An analysis of supplemental horticultural lighting in greenhouses by the Lighting Research Center contradicts the conclusions in a recent Department of Energy report relative to the energy efficiency advantage of SSL.
An analysis of supplemental horticultural lighting in greenhouses by the Lighting Research Center contradicts the conclusions in a recent Department of Energy report relative to the energy efficiency advantage of SSL.The Lighting Research Center (LRC) at Rensselaer Polytechnic Institute has published a new report on horticultural lighting that questions the energy efficiency of LED-based fixtures relative to legacy high-pressure sodium (HPS) and metal-halide (MH) fixtures. When compared in a scenario with the same photosynthetic photon flux density (PPFD) uniformly delivered to the plant canopy in a greenhouse supplemental-lighting application, the legacy fixtures generally bested solid-state lighting (SSL) alternatives in total energy usage and in some cases also delivered lower lifecycle cost.
The report entitled “LED and HID horticultural luminaire testing report” was prepared by the LRC for Lighting Energy Alliance Members and Natural Resources Canada. The conclusions in the report differ significantly from conclusions published in a recent US Department of Energy (DOE) report that projected significant energy savings potential for the SSL option.
The LRC work was focused specifically on greenhouse applications where electrical lighting is used to supplement sunlight. The research relied on actual photometric testing of one MH, two HPS, and ten LED luminaires. The photometric data was then used in a simulation of a greenhouse for each luminaire where the modeling was based on the aforementioned established and uniform PPFD. For background on horticultural lighting and metrics such as PPFD, see our feature article on the topic.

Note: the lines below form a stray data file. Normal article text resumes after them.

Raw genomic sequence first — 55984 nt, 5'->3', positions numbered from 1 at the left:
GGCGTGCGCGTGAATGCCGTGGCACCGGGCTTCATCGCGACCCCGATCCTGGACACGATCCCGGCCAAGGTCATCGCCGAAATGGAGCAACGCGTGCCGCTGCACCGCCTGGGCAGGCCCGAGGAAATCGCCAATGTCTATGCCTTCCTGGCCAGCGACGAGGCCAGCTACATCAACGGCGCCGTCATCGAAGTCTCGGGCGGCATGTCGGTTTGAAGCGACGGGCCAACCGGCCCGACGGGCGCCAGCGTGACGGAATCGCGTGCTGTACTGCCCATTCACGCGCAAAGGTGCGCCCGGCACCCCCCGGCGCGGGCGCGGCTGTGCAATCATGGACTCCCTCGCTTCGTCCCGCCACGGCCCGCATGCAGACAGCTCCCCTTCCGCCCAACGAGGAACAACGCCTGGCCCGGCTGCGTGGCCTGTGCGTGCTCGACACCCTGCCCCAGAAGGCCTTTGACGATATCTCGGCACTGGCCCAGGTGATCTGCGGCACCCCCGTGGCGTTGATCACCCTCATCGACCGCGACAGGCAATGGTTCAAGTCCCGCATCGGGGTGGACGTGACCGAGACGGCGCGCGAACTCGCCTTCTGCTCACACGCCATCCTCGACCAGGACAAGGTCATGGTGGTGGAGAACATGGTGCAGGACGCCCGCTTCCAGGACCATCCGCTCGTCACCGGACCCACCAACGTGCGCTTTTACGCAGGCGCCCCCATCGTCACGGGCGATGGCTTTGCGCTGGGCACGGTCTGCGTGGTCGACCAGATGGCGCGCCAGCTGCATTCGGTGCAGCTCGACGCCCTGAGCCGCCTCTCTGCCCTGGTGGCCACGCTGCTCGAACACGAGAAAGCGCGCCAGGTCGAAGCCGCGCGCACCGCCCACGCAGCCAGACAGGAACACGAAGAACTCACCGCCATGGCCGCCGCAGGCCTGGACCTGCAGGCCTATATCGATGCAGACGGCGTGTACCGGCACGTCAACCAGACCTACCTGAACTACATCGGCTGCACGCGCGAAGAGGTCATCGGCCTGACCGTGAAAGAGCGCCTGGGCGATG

According to the report, the tested LED luminaires can’t replace the legacy 1000W HPS fixtures on a one-for-one basis, and in fact there are generally three LED luminaires required to replace each HPS fixture to deliver the equivalent PPFD. That scenario creates additional issues. The SSL products are generally larger and using more of them creates significant shading that impacts the delivery of natural light and results in even more electrical light being required.
The results for the SSL alternative were slightly more positive in a lifecycle analysis. Three of the tested LED products bested the HPS fixtures in lifecycle costs, although seven did not.
It is important to note that the LRC work was specific to the greenhouse supplemental-lighting application. The DOE research also included indoor growing scenarios such as vertical farms. Even indoor legalized cannabis operations rely totally on artificial light and shading would not be an issue. And realistically LEDs are the only option in vertical farms.
You can access the full LRC report in PDF form on the organization’s website.